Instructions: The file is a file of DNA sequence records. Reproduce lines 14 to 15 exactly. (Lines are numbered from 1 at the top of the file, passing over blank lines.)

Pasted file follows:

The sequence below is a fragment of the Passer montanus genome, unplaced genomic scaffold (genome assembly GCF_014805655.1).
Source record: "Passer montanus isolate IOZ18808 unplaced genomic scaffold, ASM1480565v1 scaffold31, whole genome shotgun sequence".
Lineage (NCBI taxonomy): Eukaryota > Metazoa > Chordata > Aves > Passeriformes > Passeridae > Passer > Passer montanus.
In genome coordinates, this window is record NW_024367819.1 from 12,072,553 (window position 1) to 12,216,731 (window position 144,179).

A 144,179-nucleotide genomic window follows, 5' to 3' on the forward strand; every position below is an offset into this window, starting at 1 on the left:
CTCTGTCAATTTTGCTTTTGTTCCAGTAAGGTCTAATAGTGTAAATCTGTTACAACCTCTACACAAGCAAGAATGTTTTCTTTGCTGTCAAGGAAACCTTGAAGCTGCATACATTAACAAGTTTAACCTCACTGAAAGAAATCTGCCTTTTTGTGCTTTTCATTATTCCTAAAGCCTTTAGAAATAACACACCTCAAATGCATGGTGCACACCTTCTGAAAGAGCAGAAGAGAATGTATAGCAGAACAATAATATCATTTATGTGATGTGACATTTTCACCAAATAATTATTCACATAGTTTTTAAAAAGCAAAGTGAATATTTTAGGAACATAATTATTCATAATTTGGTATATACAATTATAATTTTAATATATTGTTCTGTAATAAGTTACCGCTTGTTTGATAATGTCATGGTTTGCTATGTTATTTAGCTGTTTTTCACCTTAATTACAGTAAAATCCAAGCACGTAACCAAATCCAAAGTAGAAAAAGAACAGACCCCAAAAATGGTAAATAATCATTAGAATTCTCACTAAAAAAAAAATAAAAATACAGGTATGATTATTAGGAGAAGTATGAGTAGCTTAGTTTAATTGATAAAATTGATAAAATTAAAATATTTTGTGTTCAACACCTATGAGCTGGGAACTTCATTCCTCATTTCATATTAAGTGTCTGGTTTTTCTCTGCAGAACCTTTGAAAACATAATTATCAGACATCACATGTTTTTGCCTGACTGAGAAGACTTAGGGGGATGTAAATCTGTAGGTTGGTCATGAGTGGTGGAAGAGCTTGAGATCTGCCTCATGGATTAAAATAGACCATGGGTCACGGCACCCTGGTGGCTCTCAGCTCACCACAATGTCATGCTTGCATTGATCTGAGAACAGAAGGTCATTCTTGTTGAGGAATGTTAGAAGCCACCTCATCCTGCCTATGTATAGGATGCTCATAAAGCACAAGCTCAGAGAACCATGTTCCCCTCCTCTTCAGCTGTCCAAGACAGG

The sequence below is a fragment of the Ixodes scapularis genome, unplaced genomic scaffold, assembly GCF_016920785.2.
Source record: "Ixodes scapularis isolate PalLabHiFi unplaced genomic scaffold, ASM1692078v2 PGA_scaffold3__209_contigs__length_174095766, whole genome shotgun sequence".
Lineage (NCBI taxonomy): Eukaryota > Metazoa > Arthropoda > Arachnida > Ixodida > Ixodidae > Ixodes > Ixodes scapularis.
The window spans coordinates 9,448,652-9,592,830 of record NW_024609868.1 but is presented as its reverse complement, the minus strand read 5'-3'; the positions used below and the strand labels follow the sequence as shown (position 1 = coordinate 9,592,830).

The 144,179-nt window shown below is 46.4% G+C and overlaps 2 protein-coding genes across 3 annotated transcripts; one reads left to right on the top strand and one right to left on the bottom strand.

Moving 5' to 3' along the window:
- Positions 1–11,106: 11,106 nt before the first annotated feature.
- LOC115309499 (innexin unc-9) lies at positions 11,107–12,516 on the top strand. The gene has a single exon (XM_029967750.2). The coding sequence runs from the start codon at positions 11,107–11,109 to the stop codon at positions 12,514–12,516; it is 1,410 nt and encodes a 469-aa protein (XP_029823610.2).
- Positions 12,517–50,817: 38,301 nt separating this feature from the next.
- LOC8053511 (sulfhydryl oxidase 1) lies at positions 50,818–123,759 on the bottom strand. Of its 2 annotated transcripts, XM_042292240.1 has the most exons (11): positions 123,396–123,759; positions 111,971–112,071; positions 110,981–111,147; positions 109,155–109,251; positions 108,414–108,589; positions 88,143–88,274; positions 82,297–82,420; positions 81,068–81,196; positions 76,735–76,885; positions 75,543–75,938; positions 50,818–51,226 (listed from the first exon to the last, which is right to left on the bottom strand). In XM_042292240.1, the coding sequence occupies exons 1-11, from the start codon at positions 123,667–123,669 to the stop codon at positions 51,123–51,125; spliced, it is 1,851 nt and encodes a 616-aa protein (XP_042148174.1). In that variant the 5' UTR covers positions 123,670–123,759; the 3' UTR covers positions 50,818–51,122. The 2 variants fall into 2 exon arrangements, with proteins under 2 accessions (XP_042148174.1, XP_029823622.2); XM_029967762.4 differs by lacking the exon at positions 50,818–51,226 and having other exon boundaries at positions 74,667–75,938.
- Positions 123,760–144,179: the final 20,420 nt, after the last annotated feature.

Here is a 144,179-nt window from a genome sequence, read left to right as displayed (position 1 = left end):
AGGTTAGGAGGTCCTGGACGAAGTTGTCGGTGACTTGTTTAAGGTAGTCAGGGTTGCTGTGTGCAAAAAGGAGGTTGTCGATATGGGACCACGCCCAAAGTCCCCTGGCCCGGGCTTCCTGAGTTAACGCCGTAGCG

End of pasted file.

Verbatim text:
- LOC115309499 (innexin unc-9) lies at positions 11,107–12,516 on the top strand. The gene has a single exon (XM_029967750.2). The coding sequence runs from the start codon at positions 11,107–11,109 to the stop codon at positions 12,514–12,516; it is 1,410 nt and encodes a 469-aa protein (XP_029823610.2).
- Positions 12,517–50,817: 38,301 nt separating this feature from the next.